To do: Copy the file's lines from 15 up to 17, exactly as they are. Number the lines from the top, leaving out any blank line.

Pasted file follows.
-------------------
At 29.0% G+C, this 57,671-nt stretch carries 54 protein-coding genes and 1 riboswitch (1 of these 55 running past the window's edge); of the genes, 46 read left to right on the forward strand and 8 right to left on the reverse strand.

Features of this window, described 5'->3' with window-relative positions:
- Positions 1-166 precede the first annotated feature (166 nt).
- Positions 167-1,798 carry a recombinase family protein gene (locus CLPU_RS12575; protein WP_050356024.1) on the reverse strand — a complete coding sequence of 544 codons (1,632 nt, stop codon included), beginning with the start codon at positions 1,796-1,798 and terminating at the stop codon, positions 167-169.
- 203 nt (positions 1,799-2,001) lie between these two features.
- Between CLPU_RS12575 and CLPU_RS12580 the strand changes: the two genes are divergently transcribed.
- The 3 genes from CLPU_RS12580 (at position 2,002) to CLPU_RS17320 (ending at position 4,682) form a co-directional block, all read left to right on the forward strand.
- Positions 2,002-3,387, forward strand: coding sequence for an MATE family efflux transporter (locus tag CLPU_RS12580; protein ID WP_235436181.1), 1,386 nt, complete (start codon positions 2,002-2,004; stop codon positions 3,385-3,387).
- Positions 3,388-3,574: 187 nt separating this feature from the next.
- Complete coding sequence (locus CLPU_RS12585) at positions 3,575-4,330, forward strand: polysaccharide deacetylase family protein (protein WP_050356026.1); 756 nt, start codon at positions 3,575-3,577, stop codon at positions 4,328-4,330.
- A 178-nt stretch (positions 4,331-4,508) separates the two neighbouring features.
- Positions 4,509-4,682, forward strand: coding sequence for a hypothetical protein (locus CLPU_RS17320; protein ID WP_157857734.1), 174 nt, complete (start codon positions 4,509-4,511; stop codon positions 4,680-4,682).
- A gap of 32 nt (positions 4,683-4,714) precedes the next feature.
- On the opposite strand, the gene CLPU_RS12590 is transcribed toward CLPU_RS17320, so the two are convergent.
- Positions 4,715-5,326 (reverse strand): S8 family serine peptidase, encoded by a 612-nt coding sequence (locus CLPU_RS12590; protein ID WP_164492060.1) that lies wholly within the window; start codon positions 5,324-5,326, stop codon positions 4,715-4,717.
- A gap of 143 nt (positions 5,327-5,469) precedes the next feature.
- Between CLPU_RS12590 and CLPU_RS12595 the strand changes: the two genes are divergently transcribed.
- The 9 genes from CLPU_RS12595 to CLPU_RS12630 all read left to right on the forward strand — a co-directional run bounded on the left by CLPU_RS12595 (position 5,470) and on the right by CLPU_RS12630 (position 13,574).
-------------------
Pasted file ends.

- Positions 4,715-5,326 (reverse strand): S8 family serine peptidase, encoded by a 612-nt coding sequence (locus CLPU_RS12590; protein ID WP_164492060.1) that lies wholly within the window; start codon positions 5,324-5,326, stop codon positions 4,715-4,717.
- A gap of 143 nt (positions 5,327-5,469) precedes the next feature.
- Between CLPU_RS12590 and CLPU_RS12595 the strand changes: the two genes are divergently transcribed.